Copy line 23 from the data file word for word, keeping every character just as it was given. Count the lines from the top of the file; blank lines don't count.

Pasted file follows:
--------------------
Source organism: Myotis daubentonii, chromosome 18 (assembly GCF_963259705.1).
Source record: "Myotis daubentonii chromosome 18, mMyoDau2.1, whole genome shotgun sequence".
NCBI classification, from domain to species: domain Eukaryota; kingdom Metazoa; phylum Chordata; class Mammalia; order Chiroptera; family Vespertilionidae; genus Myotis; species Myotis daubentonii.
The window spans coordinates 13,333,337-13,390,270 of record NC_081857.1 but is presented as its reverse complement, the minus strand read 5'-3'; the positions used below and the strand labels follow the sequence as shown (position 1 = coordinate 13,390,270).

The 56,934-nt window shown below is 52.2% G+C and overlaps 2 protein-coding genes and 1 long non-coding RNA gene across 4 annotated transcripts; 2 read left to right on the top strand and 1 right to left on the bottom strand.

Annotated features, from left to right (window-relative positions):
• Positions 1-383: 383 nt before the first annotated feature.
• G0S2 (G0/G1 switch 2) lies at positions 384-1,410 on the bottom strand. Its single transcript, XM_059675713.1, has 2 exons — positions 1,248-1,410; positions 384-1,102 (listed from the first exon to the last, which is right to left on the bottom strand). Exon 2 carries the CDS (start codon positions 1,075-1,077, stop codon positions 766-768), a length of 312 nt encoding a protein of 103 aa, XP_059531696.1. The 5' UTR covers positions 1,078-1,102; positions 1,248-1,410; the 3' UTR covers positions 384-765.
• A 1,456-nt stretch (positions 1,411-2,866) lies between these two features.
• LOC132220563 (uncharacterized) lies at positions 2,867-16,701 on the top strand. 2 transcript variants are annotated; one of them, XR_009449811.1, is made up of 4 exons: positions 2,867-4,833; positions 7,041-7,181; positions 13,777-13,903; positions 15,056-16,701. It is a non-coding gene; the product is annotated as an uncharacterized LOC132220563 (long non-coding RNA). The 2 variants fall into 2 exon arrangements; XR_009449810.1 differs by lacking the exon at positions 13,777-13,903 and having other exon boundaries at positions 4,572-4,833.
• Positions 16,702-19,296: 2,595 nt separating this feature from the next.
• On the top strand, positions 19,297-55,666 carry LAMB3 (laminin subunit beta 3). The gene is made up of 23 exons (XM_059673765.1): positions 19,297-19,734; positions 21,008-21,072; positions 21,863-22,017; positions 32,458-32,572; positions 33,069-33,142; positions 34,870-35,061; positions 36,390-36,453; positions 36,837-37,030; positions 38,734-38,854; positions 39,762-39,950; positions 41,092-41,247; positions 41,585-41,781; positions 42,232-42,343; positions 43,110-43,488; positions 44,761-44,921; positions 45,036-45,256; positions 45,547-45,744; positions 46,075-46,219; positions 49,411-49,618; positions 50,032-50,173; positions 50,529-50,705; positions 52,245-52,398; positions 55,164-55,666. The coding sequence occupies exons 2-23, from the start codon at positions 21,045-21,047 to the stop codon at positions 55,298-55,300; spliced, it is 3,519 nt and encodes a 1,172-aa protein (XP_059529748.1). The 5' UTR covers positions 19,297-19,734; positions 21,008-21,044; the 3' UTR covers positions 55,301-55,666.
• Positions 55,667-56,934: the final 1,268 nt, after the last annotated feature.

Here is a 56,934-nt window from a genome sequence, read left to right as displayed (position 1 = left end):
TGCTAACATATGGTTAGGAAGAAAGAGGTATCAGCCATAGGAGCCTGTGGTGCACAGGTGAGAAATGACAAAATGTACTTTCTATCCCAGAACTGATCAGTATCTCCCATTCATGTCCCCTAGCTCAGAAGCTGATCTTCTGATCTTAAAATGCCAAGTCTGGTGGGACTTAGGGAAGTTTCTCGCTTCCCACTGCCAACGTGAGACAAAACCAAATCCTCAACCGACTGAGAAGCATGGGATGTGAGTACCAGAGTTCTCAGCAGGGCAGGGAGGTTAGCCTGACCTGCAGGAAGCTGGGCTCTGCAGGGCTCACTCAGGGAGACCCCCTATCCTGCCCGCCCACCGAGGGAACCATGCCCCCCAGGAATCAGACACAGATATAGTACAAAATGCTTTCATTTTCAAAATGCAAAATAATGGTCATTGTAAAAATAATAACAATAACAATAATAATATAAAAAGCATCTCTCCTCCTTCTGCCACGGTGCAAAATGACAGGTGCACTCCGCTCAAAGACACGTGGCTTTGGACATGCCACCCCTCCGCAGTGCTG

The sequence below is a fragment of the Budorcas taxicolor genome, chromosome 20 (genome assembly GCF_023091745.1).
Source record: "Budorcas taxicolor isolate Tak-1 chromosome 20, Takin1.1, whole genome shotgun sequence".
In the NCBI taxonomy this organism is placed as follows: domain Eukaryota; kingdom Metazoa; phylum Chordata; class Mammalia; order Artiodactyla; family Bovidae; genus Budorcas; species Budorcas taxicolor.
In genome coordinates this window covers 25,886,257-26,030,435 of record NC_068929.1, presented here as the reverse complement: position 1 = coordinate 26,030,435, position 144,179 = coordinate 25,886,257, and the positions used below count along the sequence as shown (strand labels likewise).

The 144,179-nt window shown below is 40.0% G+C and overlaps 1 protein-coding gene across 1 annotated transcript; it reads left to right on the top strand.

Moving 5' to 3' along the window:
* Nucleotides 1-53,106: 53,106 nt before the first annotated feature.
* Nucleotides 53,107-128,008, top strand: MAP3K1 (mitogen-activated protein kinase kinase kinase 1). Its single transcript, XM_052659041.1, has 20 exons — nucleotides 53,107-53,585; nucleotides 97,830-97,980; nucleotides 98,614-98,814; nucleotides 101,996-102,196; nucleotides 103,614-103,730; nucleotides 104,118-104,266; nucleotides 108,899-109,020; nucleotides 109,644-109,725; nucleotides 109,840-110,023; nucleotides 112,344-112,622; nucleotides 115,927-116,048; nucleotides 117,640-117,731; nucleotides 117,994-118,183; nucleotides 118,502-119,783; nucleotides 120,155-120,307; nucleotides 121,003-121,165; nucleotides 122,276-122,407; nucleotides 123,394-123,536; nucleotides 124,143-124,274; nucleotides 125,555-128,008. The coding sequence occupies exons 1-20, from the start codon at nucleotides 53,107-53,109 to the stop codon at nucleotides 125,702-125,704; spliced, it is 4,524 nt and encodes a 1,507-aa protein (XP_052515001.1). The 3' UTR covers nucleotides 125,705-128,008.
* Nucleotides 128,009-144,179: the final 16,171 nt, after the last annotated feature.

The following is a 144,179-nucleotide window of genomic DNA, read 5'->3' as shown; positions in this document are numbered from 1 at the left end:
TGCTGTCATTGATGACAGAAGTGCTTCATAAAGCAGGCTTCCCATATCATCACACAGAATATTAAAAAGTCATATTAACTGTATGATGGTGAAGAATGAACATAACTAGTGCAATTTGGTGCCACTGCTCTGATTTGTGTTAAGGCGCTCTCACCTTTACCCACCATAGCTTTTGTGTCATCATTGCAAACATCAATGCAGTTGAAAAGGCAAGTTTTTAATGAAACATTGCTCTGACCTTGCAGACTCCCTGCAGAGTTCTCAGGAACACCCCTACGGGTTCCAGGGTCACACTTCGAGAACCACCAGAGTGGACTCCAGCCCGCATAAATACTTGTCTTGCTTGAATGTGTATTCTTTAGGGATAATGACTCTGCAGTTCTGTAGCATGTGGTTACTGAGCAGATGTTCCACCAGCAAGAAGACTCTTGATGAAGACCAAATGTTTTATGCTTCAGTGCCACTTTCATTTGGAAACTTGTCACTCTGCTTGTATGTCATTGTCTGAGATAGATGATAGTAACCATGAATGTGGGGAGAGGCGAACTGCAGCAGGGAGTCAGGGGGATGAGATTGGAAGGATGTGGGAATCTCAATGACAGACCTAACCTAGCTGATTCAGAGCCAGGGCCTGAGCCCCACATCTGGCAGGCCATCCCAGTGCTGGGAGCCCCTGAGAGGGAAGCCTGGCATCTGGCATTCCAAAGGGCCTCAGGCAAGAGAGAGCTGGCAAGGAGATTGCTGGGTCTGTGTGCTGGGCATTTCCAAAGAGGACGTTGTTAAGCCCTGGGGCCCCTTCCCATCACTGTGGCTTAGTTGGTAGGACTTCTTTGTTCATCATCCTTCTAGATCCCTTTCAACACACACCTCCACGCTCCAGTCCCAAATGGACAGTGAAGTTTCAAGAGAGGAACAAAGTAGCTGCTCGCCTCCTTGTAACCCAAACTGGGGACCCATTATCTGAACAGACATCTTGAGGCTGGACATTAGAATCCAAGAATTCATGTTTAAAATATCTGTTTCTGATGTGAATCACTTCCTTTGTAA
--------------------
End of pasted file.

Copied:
* Nucleotides 53,107-128,008, top strand: MAP3K1 (mitogen-activated protein kinase kinase kinase 1). Its single transcript, XM_052659041.1, has 20 exons — nucleotides 53,107-53,585; nucleotides 97,830-97,980; nucleotides 98,614-98,814; nucleotides 101,996-102,196; nucleotides 103,614-103,730; nucleotides 104,118-104,266; nucleotides 108,899-109,020; nucleotides 109,644-109,725; nucleotides 109,840-110,023; nucleotides 112,344-112,622; nucleotides 115,927-116,048; nucleotides 117,640-117,731; nucleotides 117,994-118,183; nucleotides 118,502-119,783; nucleotides 120,155-120,307; nucleotides 121,003-121,165; nucleotides 122,276-122,407; nucleotides 123,394-123,536; nucleotides 124,143-124,274; nucleotides 125,555-128,008. The coding sequence occupies exons 1-20, from the start codon at nucleotides 53,107-53,109 to the stop codon at nucleotides 125,702-125,704; spliced, it is 4,524 nt and encodes a 1,507-aa protein (XP_052515001.1). The 3' UTR covers nucleotides 125,705-128,008.